Pension funds must weigh up risk of fracking company investments

Out-Law News | 06 Sep 2018 | 5:27 pm | 2 min. read

Local government pension funds must weigh up the financial risks of investing in energy companies engaged in fracking before deciding whether or not to divest, an expert has said.

Nick Stones of Pinsent Masons, the law firm behind, was commenting on new research on the extent of local government pension funds' exposures to fracking companies (20-page / 1.7MB PDF), conducted by environmental groups. Platform London, 350 and Friends of the Earth found a combined investment of £9 billion in these companies by UK local authorities, and are calling for a national divestment campaign.

In their report, the campaigners tracked investment by local authority pension funds in energy companies involved in fracking activity anywhere in the world in March 2017. The UK government recently granted the first permit for shale gas fracking under a new regulatory regime to a site in Lancashire.

Stones said that pension scheme trustees were required to consider environmental, social and governance (ESG) issues as part of their investment decisions where they pose financially material risks. Otherwise, trustees can only consider ethical considerations, such as moral disapproval of certain industries, if they have good reason to think that scheme members would share their concerns, and the decision does not involve a risk of significant financial detriment to the scheme assets.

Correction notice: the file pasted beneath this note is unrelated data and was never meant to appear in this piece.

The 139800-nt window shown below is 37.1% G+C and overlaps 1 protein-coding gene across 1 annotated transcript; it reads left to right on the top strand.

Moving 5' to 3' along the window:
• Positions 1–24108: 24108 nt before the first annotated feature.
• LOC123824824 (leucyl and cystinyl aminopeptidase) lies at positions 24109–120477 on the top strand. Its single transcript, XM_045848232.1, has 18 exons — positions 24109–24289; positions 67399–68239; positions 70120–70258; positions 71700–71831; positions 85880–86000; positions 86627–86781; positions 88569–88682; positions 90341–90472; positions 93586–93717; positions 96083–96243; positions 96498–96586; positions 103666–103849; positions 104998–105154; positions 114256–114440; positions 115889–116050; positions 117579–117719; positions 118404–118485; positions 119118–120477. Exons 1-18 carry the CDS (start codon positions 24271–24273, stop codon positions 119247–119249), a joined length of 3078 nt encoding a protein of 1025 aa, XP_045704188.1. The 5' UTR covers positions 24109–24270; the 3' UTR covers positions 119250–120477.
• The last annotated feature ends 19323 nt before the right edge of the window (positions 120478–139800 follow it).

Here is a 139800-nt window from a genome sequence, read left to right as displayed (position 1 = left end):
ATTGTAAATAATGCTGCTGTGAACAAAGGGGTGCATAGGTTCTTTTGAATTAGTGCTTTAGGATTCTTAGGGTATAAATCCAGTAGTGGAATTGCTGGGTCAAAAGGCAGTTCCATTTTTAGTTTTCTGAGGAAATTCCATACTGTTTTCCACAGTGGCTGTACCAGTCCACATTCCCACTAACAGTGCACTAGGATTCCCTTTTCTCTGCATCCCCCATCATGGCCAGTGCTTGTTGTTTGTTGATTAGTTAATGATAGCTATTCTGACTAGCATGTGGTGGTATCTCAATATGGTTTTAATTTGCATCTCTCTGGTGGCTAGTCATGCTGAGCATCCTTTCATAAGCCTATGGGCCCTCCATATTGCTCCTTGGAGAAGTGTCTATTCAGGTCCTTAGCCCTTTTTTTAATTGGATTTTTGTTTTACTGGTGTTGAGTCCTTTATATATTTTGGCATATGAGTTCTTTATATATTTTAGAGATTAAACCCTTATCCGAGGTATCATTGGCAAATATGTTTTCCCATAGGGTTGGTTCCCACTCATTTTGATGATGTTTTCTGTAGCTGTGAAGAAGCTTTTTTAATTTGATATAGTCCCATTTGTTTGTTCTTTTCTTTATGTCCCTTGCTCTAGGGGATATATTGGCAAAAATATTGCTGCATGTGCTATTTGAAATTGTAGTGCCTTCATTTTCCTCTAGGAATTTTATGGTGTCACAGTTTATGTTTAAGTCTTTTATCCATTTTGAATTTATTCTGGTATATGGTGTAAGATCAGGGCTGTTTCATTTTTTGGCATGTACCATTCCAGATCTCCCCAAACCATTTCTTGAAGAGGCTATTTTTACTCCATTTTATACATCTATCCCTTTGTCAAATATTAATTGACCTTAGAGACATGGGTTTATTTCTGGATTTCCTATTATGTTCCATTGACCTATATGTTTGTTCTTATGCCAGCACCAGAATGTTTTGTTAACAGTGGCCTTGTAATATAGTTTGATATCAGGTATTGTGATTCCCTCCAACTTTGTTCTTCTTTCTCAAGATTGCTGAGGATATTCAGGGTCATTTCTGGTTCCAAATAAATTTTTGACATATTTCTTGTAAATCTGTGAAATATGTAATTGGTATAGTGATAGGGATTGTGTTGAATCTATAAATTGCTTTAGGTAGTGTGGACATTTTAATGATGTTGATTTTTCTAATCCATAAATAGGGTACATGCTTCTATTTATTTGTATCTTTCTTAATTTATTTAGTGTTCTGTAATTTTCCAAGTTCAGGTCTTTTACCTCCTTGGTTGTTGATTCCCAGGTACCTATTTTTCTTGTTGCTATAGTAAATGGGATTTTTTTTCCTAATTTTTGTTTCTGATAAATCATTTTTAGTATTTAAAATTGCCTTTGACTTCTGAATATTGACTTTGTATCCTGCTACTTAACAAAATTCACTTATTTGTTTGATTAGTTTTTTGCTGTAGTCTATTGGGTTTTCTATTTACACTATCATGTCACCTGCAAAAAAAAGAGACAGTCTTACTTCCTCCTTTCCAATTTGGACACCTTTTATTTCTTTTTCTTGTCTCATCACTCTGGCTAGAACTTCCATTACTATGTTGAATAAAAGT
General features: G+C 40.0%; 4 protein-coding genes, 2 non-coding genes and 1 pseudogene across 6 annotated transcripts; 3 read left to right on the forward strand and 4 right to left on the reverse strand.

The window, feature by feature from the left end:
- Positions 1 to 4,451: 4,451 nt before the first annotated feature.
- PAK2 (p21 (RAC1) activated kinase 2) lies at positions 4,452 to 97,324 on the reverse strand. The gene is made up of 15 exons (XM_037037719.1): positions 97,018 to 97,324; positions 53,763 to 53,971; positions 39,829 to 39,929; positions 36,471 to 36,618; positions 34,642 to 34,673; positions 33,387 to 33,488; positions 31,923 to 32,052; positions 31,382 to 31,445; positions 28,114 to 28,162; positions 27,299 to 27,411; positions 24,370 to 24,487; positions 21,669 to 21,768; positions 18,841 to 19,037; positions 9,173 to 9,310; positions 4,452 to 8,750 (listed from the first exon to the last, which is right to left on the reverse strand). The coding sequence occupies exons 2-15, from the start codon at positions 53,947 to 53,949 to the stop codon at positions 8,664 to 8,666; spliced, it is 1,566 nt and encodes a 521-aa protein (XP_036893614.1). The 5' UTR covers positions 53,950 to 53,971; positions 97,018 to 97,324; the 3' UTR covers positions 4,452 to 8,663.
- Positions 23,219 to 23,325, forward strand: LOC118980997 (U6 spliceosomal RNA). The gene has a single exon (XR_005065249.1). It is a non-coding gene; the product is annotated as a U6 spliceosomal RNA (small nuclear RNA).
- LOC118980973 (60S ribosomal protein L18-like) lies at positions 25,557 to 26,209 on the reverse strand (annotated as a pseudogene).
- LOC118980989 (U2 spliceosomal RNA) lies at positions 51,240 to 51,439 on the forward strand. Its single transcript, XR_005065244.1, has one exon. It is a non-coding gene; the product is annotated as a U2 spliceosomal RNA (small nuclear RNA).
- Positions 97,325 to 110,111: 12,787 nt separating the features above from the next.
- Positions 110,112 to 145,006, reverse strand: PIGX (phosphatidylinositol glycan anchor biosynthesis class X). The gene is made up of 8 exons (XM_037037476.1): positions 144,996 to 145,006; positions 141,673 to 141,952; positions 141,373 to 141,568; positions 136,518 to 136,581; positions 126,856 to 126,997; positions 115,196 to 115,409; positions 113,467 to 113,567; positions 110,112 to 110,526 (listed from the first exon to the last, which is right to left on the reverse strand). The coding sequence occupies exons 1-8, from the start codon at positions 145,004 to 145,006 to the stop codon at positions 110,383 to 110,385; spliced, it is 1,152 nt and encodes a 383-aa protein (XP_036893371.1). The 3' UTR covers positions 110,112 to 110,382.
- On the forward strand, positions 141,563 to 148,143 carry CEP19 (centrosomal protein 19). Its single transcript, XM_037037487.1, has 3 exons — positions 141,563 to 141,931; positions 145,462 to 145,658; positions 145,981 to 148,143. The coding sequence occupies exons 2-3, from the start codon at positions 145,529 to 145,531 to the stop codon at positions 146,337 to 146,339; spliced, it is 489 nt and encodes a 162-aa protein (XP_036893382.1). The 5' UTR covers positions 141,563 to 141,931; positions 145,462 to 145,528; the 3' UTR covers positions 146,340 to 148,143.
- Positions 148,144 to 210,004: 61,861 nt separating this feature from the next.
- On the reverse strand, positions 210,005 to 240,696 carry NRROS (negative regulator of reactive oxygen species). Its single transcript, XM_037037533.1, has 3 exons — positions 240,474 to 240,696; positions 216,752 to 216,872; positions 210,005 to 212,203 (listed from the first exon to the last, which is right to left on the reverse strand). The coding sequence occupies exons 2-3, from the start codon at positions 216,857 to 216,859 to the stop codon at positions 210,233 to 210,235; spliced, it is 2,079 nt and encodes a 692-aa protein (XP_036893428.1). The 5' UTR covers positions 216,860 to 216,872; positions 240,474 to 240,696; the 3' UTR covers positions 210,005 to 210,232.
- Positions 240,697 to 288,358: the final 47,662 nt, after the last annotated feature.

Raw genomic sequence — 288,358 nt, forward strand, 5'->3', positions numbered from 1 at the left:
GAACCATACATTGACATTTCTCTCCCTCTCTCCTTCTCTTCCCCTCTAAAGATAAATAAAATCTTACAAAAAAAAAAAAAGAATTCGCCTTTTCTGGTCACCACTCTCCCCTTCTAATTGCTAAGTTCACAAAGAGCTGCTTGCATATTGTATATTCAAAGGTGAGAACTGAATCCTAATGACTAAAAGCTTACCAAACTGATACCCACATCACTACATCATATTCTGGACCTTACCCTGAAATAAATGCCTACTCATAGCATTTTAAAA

"The main reason why funds have been reluctant to do anything is a misapprehension that this is all to do with ethics," he said. "But ESG risk isn't about ethics: it is about identifying risks that may lead to investment underperformance."

"Take climate change as an example. There is a scientific consensus that climate change is happening, and that the emission of greenhouse gases will need to be significantly reduced. Climate change can adversely affect investment performance: in the longer term, because of actual weather changes, and in the shorter term because of political and technological changes resulting from growing concerns about our climate. This is not an ethical matter. It is about managing the risk that certain assets may underperform in the future," he said.

"Funds must therefore assess whether climate change and other ESG risks could have a material impact on their scheme's investment performance – otherwise, they risk being in breach of their duties," he said.

The House of Commons Environmental Audit Committee has suggested that some trustees misunderstood the nature of these so-called fiduciary duties as a need to "maximise short-term returns", an approach which could result in them underestimating longer-term risks. Earlier this year, the committee wrote to the UK's top 25 private sector pension funds to ask them how they manage the risks that climate change poses to pension savings.

In April, Pinsent Masons and the University of Leeds published a report in which they sought to clarify how trustees should consider climate change as part of their investment strategy in an appropriate and proportionate way, despite the lack of a coordinated approach on how these factors should be taken into account.

"There is a duty on trustees to take account of all relevant considerations when making their investment decisions," said Stones. "Not knowing whether or not something is relevant does not relieve the fund of that duty."

"Funds cannot simply ignore ESG risks. But if the fund has considered these matters, and believes that the investment is still sound, then the investment decision is a valid one," he said.